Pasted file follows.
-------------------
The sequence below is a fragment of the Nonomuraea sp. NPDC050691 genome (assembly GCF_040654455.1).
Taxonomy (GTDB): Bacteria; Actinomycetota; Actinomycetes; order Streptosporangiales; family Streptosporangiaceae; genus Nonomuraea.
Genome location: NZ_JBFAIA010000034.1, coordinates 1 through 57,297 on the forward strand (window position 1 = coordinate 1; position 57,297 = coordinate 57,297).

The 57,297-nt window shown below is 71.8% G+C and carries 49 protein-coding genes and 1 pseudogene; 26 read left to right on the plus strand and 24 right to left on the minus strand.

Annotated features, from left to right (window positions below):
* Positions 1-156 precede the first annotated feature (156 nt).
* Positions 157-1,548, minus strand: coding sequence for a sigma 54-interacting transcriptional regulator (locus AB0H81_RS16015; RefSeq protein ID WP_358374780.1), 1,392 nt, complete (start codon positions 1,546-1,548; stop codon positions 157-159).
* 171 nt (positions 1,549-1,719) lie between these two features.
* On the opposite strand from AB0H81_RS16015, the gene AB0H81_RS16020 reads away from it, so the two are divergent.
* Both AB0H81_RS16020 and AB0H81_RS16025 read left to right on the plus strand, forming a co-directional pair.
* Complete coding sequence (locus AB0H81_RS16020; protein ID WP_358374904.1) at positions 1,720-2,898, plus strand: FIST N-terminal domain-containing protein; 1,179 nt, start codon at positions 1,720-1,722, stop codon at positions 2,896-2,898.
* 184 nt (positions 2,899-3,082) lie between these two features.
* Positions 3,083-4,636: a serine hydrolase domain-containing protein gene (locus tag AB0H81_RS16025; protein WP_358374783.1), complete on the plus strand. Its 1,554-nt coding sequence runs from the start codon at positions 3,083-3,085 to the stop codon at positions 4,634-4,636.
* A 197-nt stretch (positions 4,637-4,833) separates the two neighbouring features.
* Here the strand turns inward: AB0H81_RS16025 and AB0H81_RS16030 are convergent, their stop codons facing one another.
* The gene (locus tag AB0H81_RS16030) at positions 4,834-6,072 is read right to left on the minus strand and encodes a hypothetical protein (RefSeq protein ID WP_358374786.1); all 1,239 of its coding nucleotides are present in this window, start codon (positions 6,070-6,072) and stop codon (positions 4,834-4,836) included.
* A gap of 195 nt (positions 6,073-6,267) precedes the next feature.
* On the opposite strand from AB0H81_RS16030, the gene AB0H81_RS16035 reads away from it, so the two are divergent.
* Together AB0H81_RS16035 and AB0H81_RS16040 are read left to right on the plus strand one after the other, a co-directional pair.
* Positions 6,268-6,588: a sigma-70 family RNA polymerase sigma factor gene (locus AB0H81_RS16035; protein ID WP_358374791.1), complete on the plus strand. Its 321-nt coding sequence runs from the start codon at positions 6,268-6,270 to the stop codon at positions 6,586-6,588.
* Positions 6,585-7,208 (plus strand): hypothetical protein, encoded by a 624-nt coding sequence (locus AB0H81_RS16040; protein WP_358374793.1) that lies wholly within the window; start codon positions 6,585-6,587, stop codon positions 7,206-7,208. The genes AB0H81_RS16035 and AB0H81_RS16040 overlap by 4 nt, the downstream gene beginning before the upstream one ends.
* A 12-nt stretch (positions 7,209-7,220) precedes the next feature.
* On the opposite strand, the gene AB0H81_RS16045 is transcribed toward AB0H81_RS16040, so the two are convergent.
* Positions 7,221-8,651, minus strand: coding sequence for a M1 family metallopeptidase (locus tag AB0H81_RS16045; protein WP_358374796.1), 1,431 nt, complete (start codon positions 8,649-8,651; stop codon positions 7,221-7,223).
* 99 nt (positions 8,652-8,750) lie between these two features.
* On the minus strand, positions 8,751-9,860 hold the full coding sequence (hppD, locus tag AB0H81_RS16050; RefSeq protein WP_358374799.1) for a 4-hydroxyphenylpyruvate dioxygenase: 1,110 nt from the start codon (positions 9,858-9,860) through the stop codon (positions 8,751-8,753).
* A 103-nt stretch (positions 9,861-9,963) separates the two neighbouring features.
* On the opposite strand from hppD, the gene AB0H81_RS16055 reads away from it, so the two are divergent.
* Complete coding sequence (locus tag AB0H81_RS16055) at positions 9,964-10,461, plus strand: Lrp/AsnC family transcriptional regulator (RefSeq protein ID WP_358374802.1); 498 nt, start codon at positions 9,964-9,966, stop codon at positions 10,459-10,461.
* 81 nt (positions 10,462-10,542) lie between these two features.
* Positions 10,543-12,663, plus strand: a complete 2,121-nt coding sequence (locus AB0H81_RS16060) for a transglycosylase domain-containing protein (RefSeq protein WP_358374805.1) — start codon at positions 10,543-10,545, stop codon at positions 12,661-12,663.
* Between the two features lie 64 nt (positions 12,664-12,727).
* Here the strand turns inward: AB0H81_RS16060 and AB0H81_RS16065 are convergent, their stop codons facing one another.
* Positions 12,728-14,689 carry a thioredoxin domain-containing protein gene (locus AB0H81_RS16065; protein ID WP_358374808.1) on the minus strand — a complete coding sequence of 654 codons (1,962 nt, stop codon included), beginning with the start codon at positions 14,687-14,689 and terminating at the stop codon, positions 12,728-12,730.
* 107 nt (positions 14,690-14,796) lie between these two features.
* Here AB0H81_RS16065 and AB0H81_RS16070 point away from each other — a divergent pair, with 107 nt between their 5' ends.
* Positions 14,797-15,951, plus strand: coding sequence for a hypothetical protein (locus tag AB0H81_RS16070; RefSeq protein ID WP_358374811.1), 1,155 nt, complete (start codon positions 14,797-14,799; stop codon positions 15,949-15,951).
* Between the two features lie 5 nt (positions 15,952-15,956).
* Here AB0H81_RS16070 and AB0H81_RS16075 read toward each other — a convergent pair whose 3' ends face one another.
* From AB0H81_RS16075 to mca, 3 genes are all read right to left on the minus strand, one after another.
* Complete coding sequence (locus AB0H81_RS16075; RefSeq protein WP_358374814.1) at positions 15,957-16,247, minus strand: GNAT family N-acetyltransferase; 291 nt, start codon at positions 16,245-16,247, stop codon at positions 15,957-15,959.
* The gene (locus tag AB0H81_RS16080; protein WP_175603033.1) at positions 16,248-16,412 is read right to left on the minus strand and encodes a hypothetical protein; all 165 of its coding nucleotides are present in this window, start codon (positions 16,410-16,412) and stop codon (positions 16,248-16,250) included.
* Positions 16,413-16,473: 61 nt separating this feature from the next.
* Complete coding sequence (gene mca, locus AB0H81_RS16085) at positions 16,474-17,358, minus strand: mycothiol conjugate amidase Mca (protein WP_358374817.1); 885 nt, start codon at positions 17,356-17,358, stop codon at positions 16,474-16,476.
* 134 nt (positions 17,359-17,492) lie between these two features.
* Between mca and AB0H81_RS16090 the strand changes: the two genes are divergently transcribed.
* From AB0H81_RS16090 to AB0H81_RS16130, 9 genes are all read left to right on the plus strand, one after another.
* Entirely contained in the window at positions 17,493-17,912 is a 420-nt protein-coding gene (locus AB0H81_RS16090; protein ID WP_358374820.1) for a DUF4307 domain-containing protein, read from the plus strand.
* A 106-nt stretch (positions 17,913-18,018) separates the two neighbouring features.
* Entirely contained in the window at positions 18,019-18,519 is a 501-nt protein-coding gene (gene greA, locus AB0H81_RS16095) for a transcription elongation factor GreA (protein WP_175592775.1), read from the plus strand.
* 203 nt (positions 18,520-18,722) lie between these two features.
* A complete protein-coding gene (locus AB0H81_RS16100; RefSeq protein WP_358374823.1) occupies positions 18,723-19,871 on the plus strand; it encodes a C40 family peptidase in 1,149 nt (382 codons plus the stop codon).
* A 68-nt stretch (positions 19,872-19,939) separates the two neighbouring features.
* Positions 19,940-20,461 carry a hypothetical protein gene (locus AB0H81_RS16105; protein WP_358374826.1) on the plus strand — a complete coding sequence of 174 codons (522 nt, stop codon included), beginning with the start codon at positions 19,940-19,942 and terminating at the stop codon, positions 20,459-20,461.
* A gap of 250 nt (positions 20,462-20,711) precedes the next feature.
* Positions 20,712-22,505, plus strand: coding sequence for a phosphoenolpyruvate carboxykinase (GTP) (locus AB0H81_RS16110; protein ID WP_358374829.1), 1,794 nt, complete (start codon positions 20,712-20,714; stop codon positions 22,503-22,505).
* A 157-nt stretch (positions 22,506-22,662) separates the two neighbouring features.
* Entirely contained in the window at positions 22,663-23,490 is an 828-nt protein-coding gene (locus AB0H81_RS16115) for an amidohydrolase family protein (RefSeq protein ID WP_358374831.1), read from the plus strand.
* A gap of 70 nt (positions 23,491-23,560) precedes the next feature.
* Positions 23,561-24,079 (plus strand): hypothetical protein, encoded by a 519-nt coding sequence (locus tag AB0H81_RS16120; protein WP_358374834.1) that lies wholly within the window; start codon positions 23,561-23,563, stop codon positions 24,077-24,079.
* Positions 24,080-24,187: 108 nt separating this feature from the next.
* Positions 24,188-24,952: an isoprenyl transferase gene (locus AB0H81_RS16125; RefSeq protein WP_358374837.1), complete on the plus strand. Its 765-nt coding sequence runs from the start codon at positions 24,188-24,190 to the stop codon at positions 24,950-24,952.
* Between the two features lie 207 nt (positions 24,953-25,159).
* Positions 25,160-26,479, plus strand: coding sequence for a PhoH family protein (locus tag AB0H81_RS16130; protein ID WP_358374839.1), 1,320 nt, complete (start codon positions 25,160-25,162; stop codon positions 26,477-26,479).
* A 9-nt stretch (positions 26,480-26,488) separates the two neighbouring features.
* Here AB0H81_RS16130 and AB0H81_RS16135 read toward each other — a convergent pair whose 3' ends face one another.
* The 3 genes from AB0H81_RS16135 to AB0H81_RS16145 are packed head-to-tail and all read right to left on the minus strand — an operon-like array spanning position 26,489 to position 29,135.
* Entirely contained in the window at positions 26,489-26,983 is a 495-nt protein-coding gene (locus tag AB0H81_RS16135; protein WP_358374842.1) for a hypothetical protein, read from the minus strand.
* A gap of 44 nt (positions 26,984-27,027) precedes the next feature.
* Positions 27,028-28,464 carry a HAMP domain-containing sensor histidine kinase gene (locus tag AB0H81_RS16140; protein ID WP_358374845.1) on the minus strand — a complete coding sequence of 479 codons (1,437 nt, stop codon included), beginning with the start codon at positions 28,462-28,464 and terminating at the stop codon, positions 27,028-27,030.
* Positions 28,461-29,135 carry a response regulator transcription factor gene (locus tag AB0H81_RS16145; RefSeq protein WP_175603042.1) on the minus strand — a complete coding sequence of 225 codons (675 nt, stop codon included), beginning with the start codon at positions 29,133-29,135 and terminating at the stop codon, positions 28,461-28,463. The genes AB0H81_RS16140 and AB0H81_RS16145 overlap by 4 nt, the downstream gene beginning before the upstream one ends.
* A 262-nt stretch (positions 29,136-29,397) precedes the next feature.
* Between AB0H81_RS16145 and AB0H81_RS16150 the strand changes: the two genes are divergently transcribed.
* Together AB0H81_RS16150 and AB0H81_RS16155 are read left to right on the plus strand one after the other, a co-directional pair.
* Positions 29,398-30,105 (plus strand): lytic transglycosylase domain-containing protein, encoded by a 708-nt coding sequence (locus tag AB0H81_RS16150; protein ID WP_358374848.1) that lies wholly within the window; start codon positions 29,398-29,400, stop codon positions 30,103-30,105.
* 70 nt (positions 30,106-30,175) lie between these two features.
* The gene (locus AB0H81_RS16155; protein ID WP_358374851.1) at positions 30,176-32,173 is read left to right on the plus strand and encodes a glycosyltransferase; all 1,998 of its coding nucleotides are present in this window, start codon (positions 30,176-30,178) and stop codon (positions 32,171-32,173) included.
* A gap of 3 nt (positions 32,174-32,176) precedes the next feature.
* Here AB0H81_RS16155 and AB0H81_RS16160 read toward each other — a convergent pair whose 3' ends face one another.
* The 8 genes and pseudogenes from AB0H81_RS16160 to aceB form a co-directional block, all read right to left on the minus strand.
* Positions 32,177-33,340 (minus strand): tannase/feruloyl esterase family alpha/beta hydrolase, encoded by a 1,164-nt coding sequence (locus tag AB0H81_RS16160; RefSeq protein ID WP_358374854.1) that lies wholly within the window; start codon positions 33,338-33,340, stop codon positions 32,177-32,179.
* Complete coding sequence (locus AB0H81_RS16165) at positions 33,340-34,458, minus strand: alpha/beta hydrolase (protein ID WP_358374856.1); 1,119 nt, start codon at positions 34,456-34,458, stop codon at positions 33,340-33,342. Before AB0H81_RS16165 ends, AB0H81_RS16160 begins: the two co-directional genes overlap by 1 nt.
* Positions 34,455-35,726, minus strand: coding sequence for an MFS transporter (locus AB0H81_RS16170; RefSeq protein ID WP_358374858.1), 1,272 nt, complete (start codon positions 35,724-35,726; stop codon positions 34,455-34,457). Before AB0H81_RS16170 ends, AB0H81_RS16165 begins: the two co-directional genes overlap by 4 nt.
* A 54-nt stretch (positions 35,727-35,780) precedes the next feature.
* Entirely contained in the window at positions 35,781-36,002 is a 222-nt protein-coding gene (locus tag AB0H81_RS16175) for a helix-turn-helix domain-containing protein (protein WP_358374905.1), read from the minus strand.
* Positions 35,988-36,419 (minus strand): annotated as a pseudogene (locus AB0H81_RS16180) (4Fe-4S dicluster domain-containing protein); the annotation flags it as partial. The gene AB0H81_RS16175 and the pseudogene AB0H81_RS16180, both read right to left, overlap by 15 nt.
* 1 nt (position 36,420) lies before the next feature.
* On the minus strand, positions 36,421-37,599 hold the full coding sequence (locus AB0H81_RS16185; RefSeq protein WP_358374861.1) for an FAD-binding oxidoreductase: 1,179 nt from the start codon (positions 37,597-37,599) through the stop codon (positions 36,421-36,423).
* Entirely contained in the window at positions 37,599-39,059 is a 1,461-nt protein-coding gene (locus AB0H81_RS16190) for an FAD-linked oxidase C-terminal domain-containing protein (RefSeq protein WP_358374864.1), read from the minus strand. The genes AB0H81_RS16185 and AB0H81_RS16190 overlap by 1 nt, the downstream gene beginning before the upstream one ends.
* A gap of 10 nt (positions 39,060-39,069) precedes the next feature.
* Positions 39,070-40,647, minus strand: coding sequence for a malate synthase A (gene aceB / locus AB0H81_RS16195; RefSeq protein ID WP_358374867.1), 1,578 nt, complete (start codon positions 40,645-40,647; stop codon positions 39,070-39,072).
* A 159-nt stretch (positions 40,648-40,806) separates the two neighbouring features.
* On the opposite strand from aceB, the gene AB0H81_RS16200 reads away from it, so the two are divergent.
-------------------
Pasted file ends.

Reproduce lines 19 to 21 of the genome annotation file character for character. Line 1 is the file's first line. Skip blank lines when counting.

* Together AB0H81_RS16035 and AB0H81_RS16040 are read left to right on the plus strand one after the other, a co-directional pair.
* Positions 6,268-6,588: a sigma-70 family RNA polymerase sigma factor gene (locus AB0H81_RS16035; protein ID WP_358374791.1), complete on the plus strand. Its 321-nt coding sequence runs from the start codon at positions 6,268-6,270 to the stop codon at positions 6,586-6,588.
* Positions 6,585-7,208 (plus strand): hypothetical protein, encoded by a 624-nt coding sequence (locus AB0H81_RS16040; protein WP_358374793.1) that lies wholly within the window; start codon positions 6,585-6,587, stop codon positions 7,206-7,208. The genes AB0H81_RS16035 and AB0H81_RS16040 overlap by 4 nt, the downstream gene beginning before the upstream one ends.